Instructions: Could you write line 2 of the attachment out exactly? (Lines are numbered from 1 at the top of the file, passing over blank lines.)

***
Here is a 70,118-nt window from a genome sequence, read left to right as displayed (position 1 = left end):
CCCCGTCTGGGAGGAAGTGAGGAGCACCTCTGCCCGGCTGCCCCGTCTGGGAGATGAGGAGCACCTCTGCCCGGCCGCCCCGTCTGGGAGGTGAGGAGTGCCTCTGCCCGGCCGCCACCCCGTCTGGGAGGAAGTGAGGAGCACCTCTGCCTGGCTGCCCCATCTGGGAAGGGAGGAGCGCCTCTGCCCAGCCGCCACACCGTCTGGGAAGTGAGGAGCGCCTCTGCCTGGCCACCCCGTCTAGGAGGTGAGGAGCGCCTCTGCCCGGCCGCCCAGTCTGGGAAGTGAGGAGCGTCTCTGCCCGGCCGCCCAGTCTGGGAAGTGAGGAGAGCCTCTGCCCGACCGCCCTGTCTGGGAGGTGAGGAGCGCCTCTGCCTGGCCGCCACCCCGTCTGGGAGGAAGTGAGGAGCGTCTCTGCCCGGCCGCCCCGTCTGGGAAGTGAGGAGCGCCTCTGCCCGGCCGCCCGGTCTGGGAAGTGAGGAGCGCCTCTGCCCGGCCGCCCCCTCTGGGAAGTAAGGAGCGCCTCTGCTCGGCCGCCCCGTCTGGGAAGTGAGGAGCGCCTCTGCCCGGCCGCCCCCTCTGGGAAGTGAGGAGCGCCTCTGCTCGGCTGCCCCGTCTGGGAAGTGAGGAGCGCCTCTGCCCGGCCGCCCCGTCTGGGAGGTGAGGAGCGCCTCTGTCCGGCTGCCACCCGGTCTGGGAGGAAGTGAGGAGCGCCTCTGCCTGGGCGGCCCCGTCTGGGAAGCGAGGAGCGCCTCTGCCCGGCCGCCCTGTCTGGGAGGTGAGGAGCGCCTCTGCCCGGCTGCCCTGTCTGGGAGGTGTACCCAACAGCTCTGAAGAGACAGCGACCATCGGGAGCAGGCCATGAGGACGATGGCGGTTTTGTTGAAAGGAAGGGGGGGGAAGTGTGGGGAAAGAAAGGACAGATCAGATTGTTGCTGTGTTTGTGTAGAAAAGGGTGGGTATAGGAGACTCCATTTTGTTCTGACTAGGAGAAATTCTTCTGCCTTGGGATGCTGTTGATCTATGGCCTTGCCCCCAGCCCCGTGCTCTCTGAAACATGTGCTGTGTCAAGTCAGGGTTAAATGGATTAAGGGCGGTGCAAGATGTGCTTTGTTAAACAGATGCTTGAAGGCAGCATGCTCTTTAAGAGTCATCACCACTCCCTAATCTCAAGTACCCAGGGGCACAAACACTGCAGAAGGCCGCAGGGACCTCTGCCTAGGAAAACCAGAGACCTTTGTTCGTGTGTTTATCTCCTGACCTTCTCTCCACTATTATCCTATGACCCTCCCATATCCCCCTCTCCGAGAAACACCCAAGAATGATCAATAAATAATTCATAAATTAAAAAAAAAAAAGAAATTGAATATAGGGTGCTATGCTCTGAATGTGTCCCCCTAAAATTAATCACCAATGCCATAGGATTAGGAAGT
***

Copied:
CCCCGTCTGGGAGGAAGTGAGGAGCACCTCTGCCCGGCTGCCCCGTCTGGGAGATGAGGAGCACCTCTGCCCGGCCGCCCCGTCTGGGAGGTGAGGAGTGCCTCTGCCCGGCCGCCACCCCGTCTGGGAGGAAGTGAGGAGCACCTCTGCCTGGCTGCCCCATCTGGGAAGGGAGGAGCGCCTCTGCCCAGCCGCCACACCGTCTGGGAAGTGAGGAGCGCCTCTGCCTGGCCACCCCGTCTAGGAGGTGAGGAGCGCCTCTGCCCGGCCGCCCAGTCTGGGAAGTGAGGAGCGTCTCTGCCCGGCCGCCCAGTCTGGGAAGTGAGGAGAGCCTCTGCCCGACCGCCCTGTCTGGGAGGTGAGGAGCGCCTCTGCCTGGCCGCCACCCCGTCTGGGAGGAAGTGAGGAGCGTCTCTGCCCGGCCGCCCCGTCTGGGAAGTGAGGAGCGCCTCTGCCCGGCCGCCCGGTCTGGGAAGTGAGGAGCGCCTCTGCCCGGCCGCCCCCTCTGGGAAGTAAGGAGCGCCTCTGCTCGGCCGCCCCGTCTGGGAAGTGAGGAGCGCCTCTGCCCGGCCGCCCCCTCTGGGAAGTGAGGAGCGCCTCTGCTCGGCTGCCCCGTCTGGGAAGTGAGGAGCGCCTCTGCCCGGCCGCCCCGTCTGGGAGGTGAGGAGCGCCTCTGTCCGGCTGCCACCCGGTCTGGGAGGAAGTGAGGAGCGCCTCTGCCTGGGCGGCCCCGTCTGGGAAGCGAGGAGCGCCTCTGCCCGGCCGCCCTGTCTGGGAGGTGAGGAGCGCCTCTGCCCGGCTGCCCTGTCTGGGAGGTGTACCCAACAGCTCTGAAGAGACAGCGACCATCGGGAGCAGGCCATGAGGACGATGGCGGTTTTGTTGAAAGGAAGGGGGGGGAAGTGTGGGGAAAGAAAGGACAGATCAGATTGTTGCTGTGTTTGTGTAGAAAAGGGTGGGTATAGGAGACTCCATTTTGTTCTGACTAGGAGAAATTCTTCTGCCTTGGGATGCTGTTGATCTATGGCCTTGCCCCCAGCCCCGTGCTCTCTGAAACATGTGCTGTGTCAAGTCAGGGTTAAATGGATTAAGGGCGGTGCAAGATGTGCTTTGTTAAACAGATGCTTGAAGGCAGCATGCTCTTTAAGAGTCATCACCACTCCCTAATCTCAAGTACCCAGGGGCACAAACACTGCAGAAGGCCGCAGGGACCTCTGCCTAGGAAAACCAGAGACCTTTGTTCGTGTGTTTATCTCCTGACCTTCTCTCCACTATTATCCTATGACCCTCCCATATCCCCCTCTCCGAGAAACACCCAAGAATGATCAATAAATAATTCATAAATTAAAAAAAAAAAAGAAATTGAATATAGGGTGCTATGCTCTGAATGTGTCCCCCTAAAATTAATCACCAATGCCATAGGATTAGGAAGT